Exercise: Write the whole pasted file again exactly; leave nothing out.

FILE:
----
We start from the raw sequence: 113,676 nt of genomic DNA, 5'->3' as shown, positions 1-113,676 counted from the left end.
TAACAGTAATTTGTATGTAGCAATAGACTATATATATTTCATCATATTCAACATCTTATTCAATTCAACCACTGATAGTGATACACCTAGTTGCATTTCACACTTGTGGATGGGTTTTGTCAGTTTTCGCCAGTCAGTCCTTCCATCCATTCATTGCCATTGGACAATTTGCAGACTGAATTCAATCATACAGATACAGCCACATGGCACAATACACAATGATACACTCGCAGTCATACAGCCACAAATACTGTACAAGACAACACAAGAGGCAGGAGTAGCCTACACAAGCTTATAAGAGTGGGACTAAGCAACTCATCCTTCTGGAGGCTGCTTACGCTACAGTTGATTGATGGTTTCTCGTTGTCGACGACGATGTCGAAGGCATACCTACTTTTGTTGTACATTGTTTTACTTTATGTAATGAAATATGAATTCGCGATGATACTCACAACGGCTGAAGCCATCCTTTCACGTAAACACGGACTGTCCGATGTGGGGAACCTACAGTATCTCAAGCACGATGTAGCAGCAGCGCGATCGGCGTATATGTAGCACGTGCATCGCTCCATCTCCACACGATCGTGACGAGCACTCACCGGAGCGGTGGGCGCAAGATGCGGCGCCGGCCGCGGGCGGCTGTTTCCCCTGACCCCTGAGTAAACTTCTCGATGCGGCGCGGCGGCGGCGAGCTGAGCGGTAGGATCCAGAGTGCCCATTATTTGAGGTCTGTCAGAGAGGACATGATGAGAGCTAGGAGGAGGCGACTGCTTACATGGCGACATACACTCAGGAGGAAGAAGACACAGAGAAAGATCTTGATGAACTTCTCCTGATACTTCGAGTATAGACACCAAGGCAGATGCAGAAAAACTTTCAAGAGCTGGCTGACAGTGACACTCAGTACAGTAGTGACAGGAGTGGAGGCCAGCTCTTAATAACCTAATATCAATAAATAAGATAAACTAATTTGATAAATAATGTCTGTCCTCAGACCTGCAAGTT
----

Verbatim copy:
We start from the raw sequence: 113,676 nt of genomic DNA, 5'->3' as shown, positions 1-113,676 counted from the left end.
TAACAGTAATTTGTATGTAGCAATAGACTATATATATTTCATCATATTCAACATCTTATTCAATTCAACCACTGATAGTGATACACCTAGTTGCATTTCACACTTGTGGATGGGTTTTGTCAGTTTTCGCCAGTCAGTCCTTCCATCCATTCATTGCCATTGGACAATTTGCAGACTGAATTCAATCATACAGATACAGCCACATGGCACAATACACAATGATACACTCGCAGTCATACAGCCACAAATACTGTACAAGACAACACAAGAGGCAGGAGTAGCCTACACAAGCTTATAAGAGTGGGACTAAGCAACTCATCCTTCTGGAGGCTGCTTACGCTACAGTTGATTGATGGTTTCTCGTTGTCGACGACGATGTCGAAGGCATACCTACTTTTGTTGTACATTGTTTTACTTTATGTAATGAAATATGAATTCGCGATGATACTCACAACGGCTGAAGCCATCCTTTCACGTAAACACGGACTGTCCGATGTGGGGAACCTACAGTATCTCAAGCACGATGTAGCAGCAGCGCGATCGGCGTATATGTAGCACGTGCATCGCTCCATCTCCACACGATCGTGACGAGCACTCACCGGAGCGGTGGGCGCAAGATGCGGCGCCGGCCGCGGGCGGCTGTTTCCCCTGACCCCTGAGTAAACTTCTCGATGCGGCGCGGCGGCGGCGAGCTGAGCGGTAGGATCCAGAGTGCCCATTATTTGAGGTCTGTCAGAGAGGACATGATGAGAGCTAGGAGGAGGCGACTGCTTACATGGCGACATACACTCAGGAGGAAGAAGACACAGAGAAAGATCTTGATGAACTTCTCCTGATACTTCGAGTATAGACACCAAGGCAGATGCAGAAAAACTTTCAAGAGCTGGCTGACAGTGACACTCAGTACAGTAGTGACAGGAGTGGAGGCCAGCTCTTAATAACCTAATATCAATAAATAAGATAAACTAATTTGATAAATAATGTCTGTCCTCAGACCTGCAAGTT